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9 Useless and Unconstitutional Anti-Gun Laws California Will Pass in 2013

Crazy in California? You bet. New York State recently passed tough, new gun laws, though they already had some of the strictest gun laws in the nation. Not to be outdone, California — which also has strict gun laws — is proposing even tougher new gun laws than New York passed. Undoubtedly, this will please some gun control advocates, and raise the ire of gun-rights advocates.

If these laws are passed, and subsequently challenged in court, many would not likely be upheld as constitutional. Even more disheartening is that none of the proposed laws seek to address any underlying causes of gun violence. California’s new gun laws, if passed, will include:

1. Ban all Semi-Automatic Rifles That Accept Detachable Magazines:

California's current assault weapons ban restricts so-called "assault rifles," based on cosmetic features. The new laws would ban all semi-automatic rifles regardless of features.

2. Ban Possession of High-Capacity Magazines:

California law bans the transfer, but not possession, of magazines that can hold over ten bullets. It is currently legal to buy the constituent parts and assemble magazines themselves. The new law would make this illegal.

3. Require Yearly Safety Certificate:

This provision would require all handgun owners obtain a safety certificate every year, rather than the every-five-years requirement for purchases of new handguns. Some states require a safety course if handgun owners apply for a license to carry the handgun concealed (CCW). California's law would require all handgun owners, regardless of CCW, meaning it would apply even if they only possess their handgun in their residence for home defense.

4. Universal Registration of All Guns:

The law would create "ownership records consistently across-the-board, ensuring all firearms are recorded" so that the background check system can prevent criminals from getting guns. Gun registration has been used later for the purpose of confiscation, even in the United States.

5. Require Background Checks on All Ammunition Purchases:

This provision would require anyone wishing to buy ammunition to first get a permit by passing a "full and complete" background check, as Los Angeles and Sacramento already do.

6. Regulating Gun Loans:

This would prevent unregulated gun loans, with some exceptions (like hunting), in order to keep weapons from those who haven't passed background checks.

7. Prevent Prohibited Individuals From Living in Homes With Guns:

California's Armed Persons Prohibition (APP) database lists people who can't legally own weapons, such as felons and those adjudicated mentally ill under state law. This addition would prevent people on the list from living in a house (even family member's homes) that has a gun.

8. Crack Down on People Who Can't Own Guns Legally but do Anyway:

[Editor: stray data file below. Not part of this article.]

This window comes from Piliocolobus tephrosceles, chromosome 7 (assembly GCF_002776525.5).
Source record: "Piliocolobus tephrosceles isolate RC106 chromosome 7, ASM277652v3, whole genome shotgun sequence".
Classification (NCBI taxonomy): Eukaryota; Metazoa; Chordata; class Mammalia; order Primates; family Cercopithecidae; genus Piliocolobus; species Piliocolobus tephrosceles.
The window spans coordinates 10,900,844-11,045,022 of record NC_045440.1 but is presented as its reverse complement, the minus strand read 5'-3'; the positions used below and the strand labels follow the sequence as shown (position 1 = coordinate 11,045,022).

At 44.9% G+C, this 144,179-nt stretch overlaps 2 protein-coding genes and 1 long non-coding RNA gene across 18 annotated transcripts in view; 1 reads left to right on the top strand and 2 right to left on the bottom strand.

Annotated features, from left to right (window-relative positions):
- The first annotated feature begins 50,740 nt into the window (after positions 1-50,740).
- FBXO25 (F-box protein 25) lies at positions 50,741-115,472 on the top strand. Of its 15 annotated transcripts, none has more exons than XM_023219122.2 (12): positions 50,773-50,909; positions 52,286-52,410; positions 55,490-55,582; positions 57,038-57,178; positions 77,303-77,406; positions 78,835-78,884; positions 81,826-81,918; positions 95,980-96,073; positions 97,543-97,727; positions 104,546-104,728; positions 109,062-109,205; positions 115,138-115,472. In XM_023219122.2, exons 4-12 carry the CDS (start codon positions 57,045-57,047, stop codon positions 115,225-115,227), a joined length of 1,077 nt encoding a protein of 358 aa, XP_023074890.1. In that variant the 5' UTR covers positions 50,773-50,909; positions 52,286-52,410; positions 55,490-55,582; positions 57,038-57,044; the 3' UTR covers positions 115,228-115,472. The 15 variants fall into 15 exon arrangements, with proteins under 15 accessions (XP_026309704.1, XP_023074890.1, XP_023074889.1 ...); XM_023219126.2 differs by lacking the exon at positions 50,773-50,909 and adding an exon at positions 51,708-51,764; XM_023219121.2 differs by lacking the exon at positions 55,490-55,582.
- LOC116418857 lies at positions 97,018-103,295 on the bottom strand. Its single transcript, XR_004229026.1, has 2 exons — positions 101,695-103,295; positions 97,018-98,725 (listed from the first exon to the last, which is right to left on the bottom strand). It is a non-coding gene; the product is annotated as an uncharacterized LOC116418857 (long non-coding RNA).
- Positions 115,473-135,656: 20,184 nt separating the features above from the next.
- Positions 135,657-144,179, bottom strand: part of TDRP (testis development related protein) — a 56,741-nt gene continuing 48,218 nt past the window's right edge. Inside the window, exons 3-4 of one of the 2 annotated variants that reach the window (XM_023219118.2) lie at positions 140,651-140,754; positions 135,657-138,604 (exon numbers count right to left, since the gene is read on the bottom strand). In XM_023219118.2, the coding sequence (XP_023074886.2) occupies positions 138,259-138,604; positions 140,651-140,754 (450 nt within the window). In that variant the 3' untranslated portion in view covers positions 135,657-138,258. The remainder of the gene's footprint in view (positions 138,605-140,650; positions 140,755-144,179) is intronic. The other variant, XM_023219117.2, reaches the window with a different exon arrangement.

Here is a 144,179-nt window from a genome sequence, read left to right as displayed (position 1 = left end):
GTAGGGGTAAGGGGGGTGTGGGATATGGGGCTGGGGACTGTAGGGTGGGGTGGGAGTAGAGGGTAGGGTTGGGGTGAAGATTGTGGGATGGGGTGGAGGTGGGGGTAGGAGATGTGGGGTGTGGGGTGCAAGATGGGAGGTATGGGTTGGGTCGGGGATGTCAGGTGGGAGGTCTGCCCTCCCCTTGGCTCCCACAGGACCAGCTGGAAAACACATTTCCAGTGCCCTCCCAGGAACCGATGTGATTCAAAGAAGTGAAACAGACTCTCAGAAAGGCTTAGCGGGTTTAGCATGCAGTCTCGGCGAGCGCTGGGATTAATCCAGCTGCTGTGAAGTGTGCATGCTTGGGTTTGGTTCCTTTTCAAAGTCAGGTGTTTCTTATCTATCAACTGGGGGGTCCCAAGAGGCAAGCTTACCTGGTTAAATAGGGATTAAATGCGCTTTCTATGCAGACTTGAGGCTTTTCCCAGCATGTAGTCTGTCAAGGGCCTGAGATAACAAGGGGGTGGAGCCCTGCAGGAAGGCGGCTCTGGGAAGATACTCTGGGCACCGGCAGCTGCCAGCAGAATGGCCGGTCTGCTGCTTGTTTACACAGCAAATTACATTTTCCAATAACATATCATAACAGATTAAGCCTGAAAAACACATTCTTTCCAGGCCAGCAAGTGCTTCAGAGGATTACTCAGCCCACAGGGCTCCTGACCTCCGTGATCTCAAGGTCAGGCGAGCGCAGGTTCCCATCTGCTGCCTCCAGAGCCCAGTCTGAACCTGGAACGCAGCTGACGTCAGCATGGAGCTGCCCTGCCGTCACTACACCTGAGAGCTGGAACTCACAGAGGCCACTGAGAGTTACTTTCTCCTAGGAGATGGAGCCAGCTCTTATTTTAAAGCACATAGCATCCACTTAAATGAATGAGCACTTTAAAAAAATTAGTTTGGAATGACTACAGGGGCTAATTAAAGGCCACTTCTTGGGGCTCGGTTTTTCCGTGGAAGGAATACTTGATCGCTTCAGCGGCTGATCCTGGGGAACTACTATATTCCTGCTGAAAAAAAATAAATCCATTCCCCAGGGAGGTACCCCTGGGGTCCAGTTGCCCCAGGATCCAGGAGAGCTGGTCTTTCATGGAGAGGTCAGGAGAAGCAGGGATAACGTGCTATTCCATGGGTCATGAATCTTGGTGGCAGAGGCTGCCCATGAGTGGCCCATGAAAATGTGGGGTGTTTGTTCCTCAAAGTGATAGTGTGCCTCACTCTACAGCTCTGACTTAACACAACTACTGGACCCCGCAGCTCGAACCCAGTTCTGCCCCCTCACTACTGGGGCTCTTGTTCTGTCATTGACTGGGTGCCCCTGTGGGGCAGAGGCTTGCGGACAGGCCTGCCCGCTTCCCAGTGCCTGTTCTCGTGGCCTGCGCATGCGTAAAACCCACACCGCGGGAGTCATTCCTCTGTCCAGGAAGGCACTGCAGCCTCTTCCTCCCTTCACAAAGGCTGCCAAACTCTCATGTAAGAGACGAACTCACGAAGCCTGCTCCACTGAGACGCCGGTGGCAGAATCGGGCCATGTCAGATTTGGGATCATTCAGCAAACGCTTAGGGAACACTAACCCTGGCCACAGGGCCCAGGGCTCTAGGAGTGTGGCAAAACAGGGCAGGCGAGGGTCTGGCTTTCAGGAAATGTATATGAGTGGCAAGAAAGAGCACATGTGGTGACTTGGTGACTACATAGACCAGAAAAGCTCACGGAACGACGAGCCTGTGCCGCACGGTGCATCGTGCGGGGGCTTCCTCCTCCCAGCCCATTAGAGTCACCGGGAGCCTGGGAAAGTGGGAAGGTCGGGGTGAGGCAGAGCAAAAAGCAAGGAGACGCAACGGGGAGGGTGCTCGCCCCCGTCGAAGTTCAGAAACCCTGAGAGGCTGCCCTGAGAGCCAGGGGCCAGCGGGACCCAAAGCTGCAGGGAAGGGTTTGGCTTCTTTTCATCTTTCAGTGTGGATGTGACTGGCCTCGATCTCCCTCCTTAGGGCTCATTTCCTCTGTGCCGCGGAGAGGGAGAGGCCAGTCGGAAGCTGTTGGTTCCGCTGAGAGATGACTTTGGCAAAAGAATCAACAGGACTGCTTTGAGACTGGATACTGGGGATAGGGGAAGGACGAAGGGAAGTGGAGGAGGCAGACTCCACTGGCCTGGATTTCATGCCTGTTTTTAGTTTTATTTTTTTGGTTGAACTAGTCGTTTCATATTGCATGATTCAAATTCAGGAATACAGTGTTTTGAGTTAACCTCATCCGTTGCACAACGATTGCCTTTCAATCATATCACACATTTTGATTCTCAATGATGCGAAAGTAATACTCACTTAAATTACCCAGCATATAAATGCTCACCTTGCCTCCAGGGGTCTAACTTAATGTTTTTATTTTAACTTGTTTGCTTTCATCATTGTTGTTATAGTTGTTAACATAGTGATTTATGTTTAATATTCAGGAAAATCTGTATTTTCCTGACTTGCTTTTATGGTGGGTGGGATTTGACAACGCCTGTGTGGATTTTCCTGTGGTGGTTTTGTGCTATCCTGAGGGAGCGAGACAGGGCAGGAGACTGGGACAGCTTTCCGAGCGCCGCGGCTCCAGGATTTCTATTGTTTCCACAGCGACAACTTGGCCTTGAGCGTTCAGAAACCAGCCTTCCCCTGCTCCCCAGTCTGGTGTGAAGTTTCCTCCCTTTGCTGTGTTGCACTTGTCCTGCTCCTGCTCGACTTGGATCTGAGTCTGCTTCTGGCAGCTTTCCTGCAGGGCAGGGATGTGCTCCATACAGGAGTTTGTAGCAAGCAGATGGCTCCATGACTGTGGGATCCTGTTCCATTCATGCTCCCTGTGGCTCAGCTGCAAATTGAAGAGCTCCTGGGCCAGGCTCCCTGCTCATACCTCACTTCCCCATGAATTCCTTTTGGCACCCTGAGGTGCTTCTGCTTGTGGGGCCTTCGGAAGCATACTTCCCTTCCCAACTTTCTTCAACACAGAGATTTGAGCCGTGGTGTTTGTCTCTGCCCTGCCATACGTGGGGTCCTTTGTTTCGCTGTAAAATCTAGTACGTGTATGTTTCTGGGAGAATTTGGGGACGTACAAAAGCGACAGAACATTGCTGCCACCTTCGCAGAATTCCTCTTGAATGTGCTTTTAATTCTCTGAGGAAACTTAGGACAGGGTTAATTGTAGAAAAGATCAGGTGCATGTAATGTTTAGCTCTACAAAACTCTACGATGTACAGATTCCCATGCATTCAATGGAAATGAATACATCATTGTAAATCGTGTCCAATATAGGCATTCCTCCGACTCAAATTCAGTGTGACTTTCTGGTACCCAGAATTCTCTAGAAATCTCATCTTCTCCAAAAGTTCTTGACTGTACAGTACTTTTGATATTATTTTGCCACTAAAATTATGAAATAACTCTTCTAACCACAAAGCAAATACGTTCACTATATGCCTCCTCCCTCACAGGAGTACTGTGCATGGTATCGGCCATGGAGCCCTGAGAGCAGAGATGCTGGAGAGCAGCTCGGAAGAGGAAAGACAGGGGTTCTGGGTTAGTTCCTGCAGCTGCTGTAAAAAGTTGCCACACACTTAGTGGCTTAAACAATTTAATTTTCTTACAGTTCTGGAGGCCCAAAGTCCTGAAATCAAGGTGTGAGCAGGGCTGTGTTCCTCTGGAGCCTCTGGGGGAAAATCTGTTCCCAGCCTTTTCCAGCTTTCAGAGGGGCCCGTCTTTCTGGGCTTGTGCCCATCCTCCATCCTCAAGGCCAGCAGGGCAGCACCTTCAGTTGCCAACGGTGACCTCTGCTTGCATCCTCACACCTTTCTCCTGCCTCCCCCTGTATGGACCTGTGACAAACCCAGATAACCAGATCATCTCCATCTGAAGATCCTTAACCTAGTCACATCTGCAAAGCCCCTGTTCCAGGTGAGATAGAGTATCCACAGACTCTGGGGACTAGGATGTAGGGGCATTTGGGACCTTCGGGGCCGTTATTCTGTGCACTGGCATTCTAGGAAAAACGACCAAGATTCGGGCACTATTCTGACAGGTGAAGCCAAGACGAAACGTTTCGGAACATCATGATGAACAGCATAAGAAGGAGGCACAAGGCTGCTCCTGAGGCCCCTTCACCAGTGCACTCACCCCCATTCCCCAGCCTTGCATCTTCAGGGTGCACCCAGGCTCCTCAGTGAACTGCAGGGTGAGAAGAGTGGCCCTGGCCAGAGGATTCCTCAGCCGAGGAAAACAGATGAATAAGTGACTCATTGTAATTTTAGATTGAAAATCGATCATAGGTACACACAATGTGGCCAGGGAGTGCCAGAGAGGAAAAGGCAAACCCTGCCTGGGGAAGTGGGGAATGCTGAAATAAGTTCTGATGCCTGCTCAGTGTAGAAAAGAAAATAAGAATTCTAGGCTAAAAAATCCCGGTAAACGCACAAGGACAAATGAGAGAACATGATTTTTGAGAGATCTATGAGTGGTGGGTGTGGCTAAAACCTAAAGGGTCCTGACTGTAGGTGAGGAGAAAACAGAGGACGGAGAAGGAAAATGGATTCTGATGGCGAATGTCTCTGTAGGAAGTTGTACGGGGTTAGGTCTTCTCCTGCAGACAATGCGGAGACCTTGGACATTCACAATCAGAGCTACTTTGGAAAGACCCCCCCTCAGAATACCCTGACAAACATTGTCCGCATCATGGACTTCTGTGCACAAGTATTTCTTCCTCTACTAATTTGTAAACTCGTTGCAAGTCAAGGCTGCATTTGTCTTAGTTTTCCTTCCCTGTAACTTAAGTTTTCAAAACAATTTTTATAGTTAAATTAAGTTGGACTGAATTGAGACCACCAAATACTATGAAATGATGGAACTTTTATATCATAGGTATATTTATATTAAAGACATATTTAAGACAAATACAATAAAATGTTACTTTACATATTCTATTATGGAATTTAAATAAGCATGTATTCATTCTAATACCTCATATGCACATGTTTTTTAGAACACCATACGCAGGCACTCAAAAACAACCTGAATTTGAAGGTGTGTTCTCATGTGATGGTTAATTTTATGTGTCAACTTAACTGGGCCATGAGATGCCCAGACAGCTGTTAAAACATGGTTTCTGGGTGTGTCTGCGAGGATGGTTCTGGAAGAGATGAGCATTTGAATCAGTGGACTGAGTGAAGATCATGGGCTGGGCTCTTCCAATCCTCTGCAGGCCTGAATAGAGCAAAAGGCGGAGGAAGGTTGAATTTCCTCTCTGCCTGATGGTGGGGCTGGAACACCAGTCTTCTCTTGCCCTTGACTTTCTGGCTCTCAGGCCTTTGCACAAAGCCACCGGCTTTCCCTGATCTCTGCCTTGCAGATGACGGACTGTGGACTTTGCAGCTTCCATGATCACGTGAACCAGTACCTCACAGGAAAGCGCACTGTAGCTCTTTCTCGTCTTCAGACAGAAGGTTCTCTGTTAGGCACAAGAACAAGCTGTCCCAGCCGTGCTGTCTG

Currently, 19,700 people who are on the APP list own guns. Police estimate that these people own roughly 39,000 firearms. This new law would authorize additional funding to enforce the law in this area.

9. Ban Shotgun-Rifle Combinations:

It would ban this class of class of weapon, which are usually single-shot rifles, which are not at all like semi-automatic rifles or so-called "assault rifles."

California's new laws, if passed, would likely face legal challenge by groups such as Responsible Citizens of California. If challenged in court, many of these provisions would likely not remain upheld based on the Court's previous rulings that weapons "in common use at the time" (p.55) are constitutionally protected arms. The ammunition provision is particularly interesting; the Court has ruled the regulations that render firearm useless for self-defense are not constitutional. This ruling was aimed at trigger locks, not ammunition specifically, but the principal may apply since a gun without ammunition is useless for self-defense, the Second Amendment's "core lawful purpose of self-defense" (p.58). The court adds: "A statute which, under the pretence of regulating, amounts to a destruction of the right, or which requires arms to be so borne as to render them wholly useless for the purpose of defense, would be clearly unconstitutional" (p.57). The Court also ruled that the Second Amendment has "no interest-balancing" provision. This means that the state would not be justified in restricting purchase of ammunition (necessary to use a gun for self-defense) by reason of balancing the state's interest in public safety.

In addition to the potential legal challenge, what is disappointing about California's decision to pursue even stricter gun laws than they currently have is that none of these proposals address any of the underlying causes of violence. Gang violence is among the major underlying causes — accounting for "an average of 48% of violent crime in most jurisdictions, up to 90% in some jurisdictions." It's a safe bet some of the high rate jurisdictions are in California. Drug abuse is also a major predictor of violence. These two factors are related via the drug trade, which is heavily stepped in California through the border. Instead of addressing the root causes, California is opting for 'more of the same' laws they already have, while further eroding honest citizen's rights and ability for personal self-defense. 

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